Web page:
School of Information reaches top five in U.S. News graduate school rankings

Ferguson, John  |  Mar 14, 2017

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U.S. News & World Report’s “2018 Best Graduate Schools” has ranked The University of Texas at Austin School of Information in the top five nationally among colleges and schools of library and information studies.

The Texas iSchool is ranked fifth overall, up from sixth when last ranked.

“This latest ranking is our best ever, and it is gratifying that our peers recognize the quality of our educational offerings and our commitment to advancing the field of information,” Dean and Professor Andrew Dillon said.

The School of Information has remained in the top 10 in the U.S. News rankings for the past 15 years, steadily rising through this elite upper tier.

In addition to receiving an overall ranking, the School of Information also had four specialty programs that were highly ranked:

  • Archives and preservation is #2 (up from #4)
  • Law librarianship is #2 (no change)
  • Digital librarianship is #5 (up from #9)
  • Information systems is #10 (up from #11)

Using quantitative and qualitative measures, U.S. News annually ranks graduate school programs in business, education, engineering and law. Select other Ph.D. programs and specialty programs, such as those in the School of Information, are ranked in alternate years based on ratings of academic experts.

The ranking for library and information studies programs is based on a 2016 survey of deans, program directors and senior faculty members at 51 schools with accredited master’s programs.

For media inquiries, email wes.ferguson@ischool.utexas.edu or call 512-471-2608.

iSchool Students Awarded ALA Spectrum Scholarships

Jul 08, 2015

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Alia Gant
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Alia Gant

Every year, the American Library Association’s (ALA) Office for Diversity awards 60 Spectrum Scholarships to graduate students excelling in the field of library and information studies. This year’s recipients include three students from the UT School of Information: Maria Barker, Alia Gant, and Maria Fernandez. 

“I am excited about the opportunity to meet other library students from across the country and to learn from professionals in the field about leadership in the librarian profession,” says Maria Barker. Barker has been able to pursue her interests in academic libraries and special collections as a Graduate Research Assistant in the Center for Transportation Research library. In addition to the scholarship award, Spectrum Scholars are offered valuable networking opportunities through free attendance to the ALA Annual conference and the Spectrum Leadership Institute.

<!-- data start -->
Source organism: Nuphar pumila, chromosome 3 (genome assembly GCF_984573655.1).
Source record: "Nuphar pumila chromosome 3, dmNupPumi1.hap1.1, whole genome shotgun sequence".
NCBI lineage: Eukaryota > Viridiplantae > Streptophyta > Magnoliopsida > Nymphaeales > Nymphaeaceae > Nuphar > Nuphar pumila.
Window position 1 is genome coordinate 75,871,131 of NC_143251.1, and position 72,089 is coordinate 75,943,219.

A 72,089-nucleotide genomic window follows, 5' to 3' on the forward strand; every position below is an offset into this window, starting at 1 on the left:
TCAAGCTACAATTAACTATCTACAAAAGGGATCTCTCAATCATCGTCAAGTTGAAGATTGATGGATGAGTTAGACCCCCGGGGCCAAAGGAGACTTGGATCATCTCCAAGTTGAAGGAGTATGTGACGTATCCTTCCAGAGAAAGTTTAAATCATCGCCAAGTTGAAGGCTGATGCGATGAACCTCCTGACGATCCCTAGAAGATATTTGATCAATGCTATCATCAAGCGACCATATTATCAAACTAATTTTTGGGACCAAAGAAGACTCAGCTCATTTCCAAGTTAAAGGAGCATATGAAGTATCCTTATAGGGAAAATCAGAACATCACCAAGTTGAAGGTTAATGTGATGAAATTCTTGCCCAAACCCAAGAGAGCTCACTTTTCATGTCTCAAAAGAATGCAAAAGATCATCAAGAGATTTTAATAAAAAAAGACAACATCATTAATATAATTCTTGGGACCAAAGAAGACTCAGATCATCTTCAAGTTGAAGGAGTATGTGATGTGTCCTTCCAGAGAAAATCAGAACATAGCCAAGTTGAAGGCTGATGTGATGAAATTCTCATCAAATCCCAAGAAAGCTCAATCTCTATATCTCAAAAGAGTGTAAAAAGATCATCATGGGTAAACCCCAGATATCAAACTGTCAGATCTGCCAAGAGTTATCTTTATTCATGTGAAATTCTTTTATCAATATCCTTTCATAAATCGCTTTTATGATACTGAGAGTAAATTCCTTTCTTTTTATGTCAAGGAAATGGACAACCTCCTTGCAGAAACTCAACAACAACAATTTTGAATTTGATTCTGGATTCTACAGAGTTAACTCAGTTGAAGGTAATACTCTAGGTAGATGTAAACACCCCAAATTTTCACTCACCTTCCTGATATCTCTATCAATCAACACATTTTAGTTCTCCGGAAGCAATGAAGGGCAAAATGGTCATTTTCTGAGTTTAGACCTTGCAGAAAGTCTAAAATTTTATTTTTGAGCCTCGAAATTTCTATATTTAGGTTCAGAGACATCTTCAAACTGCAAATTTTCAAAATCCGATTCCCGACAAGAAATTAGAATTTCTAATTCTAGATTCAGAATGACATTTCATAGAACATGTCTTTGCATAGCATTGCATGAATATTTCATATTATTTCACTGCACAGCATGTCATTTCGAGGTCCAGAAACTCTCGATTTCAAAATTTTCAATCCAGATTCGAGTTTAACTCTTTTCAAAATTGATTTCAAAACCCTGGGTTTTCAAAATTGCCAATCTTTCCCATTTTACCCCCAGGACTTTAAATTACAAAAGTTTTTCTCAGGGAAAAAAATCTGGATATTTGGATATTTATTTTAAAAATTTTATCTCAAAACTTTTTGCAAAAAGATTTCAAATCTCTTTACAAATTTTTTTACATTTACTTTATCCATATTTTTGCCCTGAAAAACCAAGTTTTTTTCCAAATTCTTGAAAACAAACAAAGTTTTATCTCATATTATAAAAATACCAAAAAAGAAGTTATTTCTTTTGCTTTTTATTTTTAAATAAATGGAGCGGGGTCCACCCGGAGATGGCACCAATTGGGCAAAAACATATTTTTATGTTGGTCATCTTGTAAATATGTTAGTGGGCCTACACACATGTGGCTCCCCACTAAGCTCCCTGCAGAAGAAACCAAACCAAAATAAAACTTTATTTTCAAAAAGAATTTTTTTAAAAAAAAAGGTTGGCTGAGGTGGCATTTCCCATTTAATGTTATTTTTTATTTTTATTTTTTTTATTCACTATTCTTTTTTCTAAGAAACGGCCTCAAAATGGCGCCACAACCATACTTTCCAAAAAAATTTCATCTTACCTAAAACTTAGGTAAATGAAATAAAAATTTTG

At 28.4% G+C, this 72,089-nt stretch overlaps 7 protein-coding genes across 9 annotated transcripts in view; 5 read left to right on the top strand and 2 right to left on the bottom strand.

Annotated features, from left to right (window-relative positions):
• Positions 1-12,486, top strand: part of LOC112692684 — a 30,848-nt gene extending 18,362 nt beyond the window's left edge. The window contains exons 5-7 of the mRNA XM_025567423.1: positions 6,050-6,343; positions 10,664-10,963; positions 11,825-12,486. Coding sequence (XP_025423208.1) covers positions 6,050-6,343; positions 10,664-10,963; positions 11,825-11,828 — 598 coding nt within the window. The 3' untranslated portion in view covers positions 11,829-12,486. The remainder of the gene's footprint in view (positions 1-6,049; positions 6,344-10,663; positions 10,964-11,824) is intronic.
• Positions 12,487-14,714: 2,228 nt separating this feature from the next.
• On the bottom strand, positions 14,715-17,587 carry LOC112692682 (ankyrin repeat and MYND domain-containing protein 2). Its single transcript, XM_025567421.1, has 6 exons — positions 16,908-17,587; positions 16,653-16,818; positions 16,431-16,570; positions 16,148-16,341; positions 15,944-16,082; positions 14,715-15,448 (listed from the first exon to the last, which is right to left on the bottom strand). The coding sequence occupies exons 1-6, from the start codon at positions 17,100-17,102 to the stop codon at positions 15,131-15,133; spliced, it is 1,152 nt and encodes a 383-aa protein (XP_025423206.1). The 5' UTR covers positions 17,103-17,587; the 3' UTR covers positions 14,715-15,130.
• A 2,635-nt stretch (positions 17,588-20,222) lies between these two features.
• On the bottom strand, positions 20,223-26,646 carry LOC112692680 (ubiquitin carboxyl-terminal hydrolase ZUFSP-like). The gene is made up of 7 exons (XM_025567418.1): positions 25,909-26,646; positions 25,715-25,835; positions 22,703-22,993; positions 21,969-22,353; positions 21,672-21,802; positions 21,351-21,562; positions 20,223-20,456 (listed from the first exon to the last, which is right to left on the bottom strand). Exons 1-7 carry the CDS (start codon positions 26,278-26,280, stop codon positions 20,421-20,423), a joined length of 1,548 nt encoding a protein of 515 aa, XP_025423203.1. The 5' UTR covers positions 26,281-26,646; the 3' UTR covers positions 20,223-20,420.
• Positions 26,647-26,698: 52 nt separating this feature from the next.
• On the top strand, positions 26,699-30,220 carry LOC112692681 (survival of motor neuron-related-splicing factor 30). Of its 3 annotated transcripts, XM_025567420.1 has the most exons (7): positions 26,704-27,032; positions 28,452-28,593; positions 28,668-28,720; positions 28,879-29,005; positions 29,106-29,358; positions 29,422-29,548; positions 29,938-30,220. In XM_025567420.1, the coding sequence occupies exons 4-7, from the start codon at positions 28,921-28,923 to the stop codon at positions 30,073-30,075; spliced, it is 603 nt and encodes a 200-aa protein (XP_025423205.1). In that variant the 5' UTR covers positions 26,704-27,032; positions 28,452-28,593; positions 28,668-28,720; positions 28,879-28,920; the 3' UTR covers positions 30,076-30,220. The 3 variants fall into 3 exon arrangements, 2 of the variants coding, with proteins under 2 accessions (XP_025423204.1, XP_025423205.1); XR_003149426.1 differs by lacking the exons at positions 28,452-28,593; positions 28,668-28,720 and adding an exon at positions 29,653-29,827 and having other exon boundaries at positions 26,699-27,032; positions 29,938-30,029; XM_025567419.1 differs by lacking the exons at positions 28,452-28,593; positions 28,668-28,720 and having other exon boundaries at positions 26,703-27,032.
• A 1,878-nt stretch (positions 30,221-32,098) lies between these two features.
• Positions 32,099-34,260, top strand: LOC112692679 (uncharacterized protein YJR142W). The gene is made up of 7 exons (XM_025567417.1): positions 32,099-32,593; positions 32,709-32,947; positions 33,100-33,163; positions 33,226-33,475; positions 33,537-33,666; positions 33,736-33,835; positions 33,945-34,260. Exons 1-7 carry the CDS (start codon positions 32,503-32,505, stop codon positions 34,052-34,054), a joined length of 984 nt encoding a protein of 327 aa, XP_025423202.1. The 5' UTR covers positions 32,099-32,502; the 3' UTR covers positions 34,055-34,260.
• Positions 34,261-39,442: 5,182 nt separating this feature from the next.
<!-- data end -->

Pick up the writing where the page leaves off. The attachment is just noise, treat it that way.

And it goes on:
I am excited about the opportunity to meet other library students from across the country and to learn from professionals in the field about leadership in the librarian profession

 

“This is a tremendous opportunity to establish a relationship with the American Library Association as well as the Texas Library Association and learn more about these vital organizations within the library community,” says Alia Gant, who was selected as the Texas Library Association Scholar. “I value the opportunity to network with future colleagues, current library professionals, learn more about policy, issues, and initiatives relating to libraries, while making connections that will ultimately better libraries and librarianship in the future. I am absolutely thrilled and cannot wait to embark on this opportunity!” Gant is the Co-Director of the ALA/TLA UT student chapter as well as a GRA at UT’s Perry-Castñaeda Library. 

The ALA has awarded over 900 Spectrum Scholarships since 1997. Visit the ALA Spectrum website to learn more about the scholarship program. 

 

Randolph Bias Earns Teaching Award

Khan, Ayshea  |  Jun 25, 2015

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The Signature Course (UGS 302 and 303) introduces first-year students to the university’s academic community through the exploration of new interests.
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Professor Randolph Bias

 

While the iSchool offers no undergraduate major, that doesn’t mean we are uninvolved in undergraduate education at The University of Texas at Austin. We offer an undergraduate minor, plus for the last five years iSchool prof Randolph Bias has taught a course for freshmen in the Signature Class program offered by the School of Undergraduate Studies. These signature classes are intended to “connect students with distinguished faculty members in unique learning environments,” and afford them “college-level skills in research, writing, speaking, and discussion through an approach that is interdisciplinary, collaborative, experiential and contemporary.” Last year Randolph’s “Usability and User-Centered Design” course earned him the Signature Course Essential Elements Award for Excellence in Teaching Information Literacy. He looks forward to introducing 18 more 18-year-olds to the largest single-campus university in the nation again this fall!

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